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cattle plague,

an acute and highly infectious viral disease of cattle. It less frequently affects other ruminants, such as sheep, goats, and wild game. After an incubation period of three to nine days, a wide variety of symptoms may appear, including fever, inflammation of the mucous membranes, particularly the intestines, discharges from the eyes and nose, dehydration, and skin eruptions on the back and flanks. Death comes after four to eight days. Long dreaded in Eurasia because of its ability to kill entire populations of cattle, it was accidentally introduced into Africa in the late 19th cent., and in the 1890s large numbers of cattle died in E and S Africa, causing widespread starvation.

Rinderpest was long controlled largely by destroying infected animals, but an effective and economical vaccine was developed in the 1950s and 60s by British veterinary scientist Walter Plowright. By the 1980s, rinderpest occurred primarily in N and E Africa and SW and S Asia as a result of eradication efforts. A global eradication program was begun in 1994 by the Food and Agriculture Organization, which confirmed in 2011 that the disease had been eradicated worldwide.

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(veterinary medicine)
An acute, contagious, and often fatal virus disease of cattle, sheep, and goats which is characterized by fever and the appearance of ulcers on the mucous membranes of the intestinal tract.
McGraw-Hill Dictionary of Scientific & Technical Terms, 6E, Copyright © 2003 by The McGraw-Hill Companies, Inc.
References in periodicals archive ?
"Almost instantaneously, rinderpest swept away the wealth of tropical Africa," wrote John Reader in his book Africa: A Biography of a Continent.--
The extent of livestock movements and the limits of colonial power to limit them are revealed by rinderpest and its control.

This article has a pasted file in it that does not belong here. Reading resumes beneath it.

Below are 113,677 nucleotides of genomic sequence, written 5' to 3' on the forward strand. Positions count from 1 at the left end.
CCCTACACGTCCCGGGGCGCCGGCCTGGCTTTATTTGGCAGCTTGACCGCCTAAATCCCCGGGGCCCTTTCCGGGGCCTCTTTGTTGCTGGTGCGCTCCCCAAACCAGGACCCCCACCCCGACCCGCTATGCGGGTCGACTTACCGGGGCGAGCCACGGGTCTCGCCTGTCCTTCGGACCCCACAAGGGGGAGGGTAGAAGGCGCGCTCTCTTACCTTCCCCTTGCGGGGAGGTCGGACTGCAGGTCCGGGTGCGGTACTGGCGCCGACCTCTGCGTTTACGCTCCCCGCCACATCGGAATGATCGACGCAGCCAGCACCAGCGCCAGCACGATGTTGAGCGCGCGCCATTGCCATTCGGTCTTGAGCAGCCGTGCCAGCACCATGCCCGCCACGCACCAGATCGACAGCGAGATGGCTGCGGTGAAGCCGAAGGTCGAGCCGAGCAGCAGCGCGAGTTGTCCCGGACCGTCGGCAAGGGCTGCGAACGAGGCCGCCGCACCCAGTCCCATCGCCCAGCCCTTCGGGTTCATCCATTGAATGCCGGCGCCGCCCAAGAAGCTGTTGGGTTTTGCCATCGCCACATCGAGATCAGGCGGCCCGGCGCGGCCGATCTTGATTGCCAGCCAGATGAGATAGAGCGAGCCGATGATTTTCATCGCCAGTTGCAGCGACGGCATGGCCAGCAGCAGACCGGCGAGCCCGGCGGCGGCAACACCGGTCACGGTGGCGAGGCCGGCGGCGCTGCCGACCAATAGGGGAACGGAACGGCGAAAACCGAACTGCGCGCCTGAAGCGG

His fortunes, first disrupted by the Rinderpest, seem to have been dealt another blow by the extraordinary fall of snow in southern Lesotho during June 1902, which killed thousands of cattle and sheep.
Organizational structures to enact statues and provide committed to establish a comprehensive national campaign for diagnosis and control of emergency diseases similar to that developed for control of Rinderpest, Foot and Mouth disease and Avian influenza.
Employed by the colonial service, he was posted to Ghana, where he set up a vaccination centre to tackle the disease Rinderpest, which was decimating cattle herds.
The introductory section is followed by some discussion of the European historiography, where infections such as the cattle disease rinderpest have featured strongly.
The Meat Board will also supply financing for the compiling of dossiers for the International Animal Health Organisation to declare Namibia free from rinderpest (small stock), lung sickness (cattle), Rift Valley fever, brucellosis and tuberculosis.
The decision was based on the reports of the World Organization for Animal Health (OIE) which stated that Sudan is free of the Rift Valley fever and Rinderpest, besides the recommendation of the OIE technical team that visited Sudan recently.
The campaign -- which is targeting foot-and-mouth disease, lumpy skin disease and ovine rinderpest -- began last summer and has so far managed to reach 70 percent of the estimated livestock in Lebanon.
Jeddah, April 4 (SUNA) The general corporation for food and medicine has lifted its temporary ban on the importation of the chilled and frozen breed of cows, sheep, goats, and their products from Sudan , the lift of the ban was taken according to the reports of world organizations for animal health OIE (Office International des Epizooties - OIE) that provide that Sudan was free of disease and Rift Valley fever, rinderpest, and the recommendation of the technical team that visited the Sudan and recommended the lift of the temporary ban imposed on the import of meats from the Sudan.
In Namibia, the rinderpest episode of 1897 plays an important role in understanding the environmental antecedent to Namibia's genocide.